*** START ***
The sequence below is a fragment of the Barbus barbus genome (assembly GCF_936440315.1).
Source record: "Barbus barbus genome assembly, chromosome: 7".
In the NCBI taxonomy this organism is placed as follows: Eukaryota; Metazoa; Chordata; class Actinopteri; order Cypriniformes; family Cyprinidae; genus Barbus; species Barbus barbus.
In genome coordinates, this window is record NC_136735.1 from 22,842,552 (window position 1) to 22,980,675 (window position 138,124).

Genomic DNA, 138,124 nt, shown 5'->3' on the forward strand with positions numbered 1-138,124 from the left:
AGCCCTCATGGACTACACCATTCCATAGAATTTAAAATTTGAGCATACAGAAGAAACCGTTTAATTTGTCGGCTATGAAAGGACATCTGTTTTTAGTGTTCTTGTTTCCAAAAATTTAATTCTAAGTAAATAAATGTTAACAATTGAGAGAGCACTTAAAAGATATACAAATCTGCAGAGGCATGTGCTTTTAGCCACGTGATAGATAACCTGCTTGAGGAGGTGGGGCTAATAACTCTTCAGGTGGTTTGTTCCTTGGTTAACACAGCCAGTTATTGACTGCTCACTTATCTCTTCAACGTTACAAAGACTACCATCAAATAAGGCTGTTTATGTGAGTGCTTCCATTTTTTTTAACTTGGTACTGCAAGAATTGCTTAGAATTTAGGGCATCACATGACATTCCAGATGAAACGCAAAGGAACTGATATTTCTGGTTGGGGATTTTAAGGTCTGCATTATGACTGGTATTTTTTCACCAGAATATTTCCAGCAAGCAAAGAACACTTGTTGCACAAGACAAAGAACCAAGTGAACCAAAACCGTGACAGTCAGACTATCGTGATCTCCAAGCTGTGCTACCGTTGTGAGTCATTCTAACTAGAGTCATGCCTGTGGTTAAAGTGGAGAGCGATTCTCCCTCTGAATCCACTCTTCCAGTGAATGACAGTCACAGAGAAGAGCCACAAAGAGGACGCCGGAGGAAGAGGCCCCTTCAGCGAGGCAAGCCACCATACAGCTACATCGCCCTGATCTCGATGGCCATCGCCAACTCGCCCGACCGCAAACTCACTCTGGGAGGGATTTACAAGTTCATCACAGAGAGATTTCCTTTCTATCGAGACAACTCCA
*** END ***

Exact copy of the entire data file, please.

The sequence below is a fragment of the Barbus barbus genome (assembly GCF_936440315.1).
Source record: "Barbus barbus genome assembly, chromosome: 7".
In the NCBI taxonomy this organism is placed as follows: Eukaryota; Metazoa; Chordata; class Actinopteri; order Cypriniformes; family Cyprinidae; genus Barbus; species Barbus barbus.
In genome coordinates, this window is record NC_136735.1 from 22,842,552 (window position 1) to 22,980,675 (window position 138,124).

Genomic DNA, 138,124 nt, shown 5'->3' on the forward strand with positions numbered 1-138,124 from the left:
AGCCCTCATGGACTACACCATTCCATAGAATTTAAAATTTGAGCATACAGAAGAAACCGTTTAATTTGTCGGCTATGAAAGGACATCTGTTTTTAGTGTTCTTGTTTCCAAAAATTTAATTCTAAGTAAATAAATGTTAACAATTGAGAGAGCACTTAAAAGATATACAAATCTGCAGAGGCATGTGCTTTTAGCCACGTGATAGATAACCTGCTTGAGGAGGTGGGGCTAATAACTCTTCAGGTGGTTTGTTCCTTGGTTAACACAGCCAGTTATTGACTGCTCACTTATCTCTTCAACGTTACAAAGACTACCATCAAATAAGGCTGTTTATGTGAGTGCTTCCATTTTTTTTAACTTGGTACTGCAAGAATTGCTTAGAATTTAGGGCATCACATGACATTCCAGATGAAACGCAAAGGAACTGATATTTCTGGTTGGGGATTTTAAGGTCTGCATTATGACTGGTATTTTTTCACCAGAATATTTCCAGCAAGCAAAGAACACTTGTTGCACAAGACAAAGAACCAAGTGAACCAAAACCGTGACAGTCAGACTATCGTGATCTCCAAGCTGTGCTACCGTTGTGAGTCATTCTAACTAGAGTCATGCCTGTGGTTAAAGTGGAGAGCGATTCTCCCTCTGAATCCACTCTTCCAGTGAATGACAGTCACAGAGAAGAGCCACAAAGAGGACGCCGGAGGAAGAGGCCCCTTCAGCGAGGCAAGCCACCATACAGCTACATCGCCCTGATCTCGATGGCCATCGCCAACTCGCCCGACCGCAAACTCACTCTGGGAGGGATTTACAAGTTCATCACAGAGAGATTTCCTTTCTATCGAGACAACTCCA